the kind of approach that can succeed, but we’ve got to have
this all across the country. I want everybody thinking about
how are we making the best products; how are we harnessing
the new ideas and making sure they’re located here
in the United States. And sparking this network of
innovation across the country – it will create jobs and it
will keep America in the manufacturing game. Of course, there’s more we can
do to seize this moment of opportunity to create new
jobs and manufacturing here in America. We’ve got to do everything we
can to encourage more companies to make the decision to invest
in America and bring jobs back from overseas. And we’re starting to
see companies do that. They’re starting to realize
this is the place with the best workers, the best ideas,
the best universities. This is the place to be. (applause) We’ve got to give them a
little more encouragement. Right now, companies get tax
breaks for moving jobs and profits overseas. Companies that choose
to invest in America, they get hit with one of the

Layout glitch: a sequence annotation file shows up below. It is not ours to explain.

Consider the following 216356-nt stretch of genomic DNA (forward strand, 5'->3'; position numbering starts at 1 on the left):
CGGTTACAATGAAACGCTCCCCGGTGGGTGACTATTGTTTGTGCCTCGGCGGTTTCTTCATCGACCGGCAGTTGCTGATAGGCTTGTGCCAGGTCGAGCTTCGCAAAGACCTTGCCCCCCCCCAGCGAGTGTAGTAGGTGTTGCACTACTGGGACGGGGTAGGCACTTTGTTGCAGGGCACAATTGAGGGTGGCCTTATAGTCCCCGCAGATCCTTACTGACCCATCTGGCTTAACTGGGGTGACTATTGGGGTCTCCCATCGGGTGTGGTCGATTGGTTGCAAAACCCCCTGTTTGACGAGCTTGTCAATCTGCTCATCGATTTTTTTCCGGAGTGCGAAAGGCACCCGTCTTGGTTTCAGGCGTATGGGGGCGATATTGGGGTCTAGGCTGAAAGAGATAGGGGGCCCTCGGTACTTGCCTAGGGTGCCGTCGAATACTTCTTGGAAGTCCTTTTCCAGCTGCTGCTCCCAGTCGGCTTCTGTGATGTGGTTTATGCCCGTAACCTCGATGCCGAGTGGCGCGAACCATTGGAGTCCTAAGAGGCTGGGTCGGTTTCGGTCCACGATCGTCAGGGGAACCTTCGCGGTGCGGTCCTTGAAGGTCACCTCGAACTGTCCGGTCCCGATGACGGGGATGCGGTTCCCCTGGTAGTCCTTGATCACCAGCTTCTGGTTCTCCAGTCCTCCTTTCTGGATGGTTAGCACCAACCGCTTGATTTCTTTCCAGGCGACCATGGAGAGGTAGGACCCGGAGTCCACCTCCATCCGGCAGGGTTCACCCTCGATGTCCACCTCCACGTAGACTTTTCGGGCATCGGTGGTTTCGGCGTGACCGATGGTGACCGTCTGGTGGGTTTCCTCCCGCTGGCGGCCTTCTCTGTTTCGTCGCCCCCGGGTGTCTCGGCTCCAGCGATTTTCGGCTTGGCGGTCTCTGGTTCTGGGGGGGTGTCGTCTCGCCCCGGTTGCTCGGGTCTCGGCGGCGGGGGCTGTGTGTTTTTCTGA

highest tax rates in the world. Does that make any sense? Audience:
No! The President:
It makes no sense;
everybody knows it. So it’s time to stop rewarding
businesses that ship jobs overseas; reward companies that
create good jobs right here in the United States of America. That’s how our
tax code can work. (applause) That’s how our tax
code should work. At the same time, we’ve got to
do everything we can to make sure our kids get an education
that gives them every chance to succeed. (applause) I’ve been told that last year’s
valedictorian at Petersburg High, whose name is
Kenneisha Edmonds, she had a pretty good statement. She said her cap and gown was
“the best gown that anybody can hang in their closet.” (laughter) I like that. So let’s make sure students like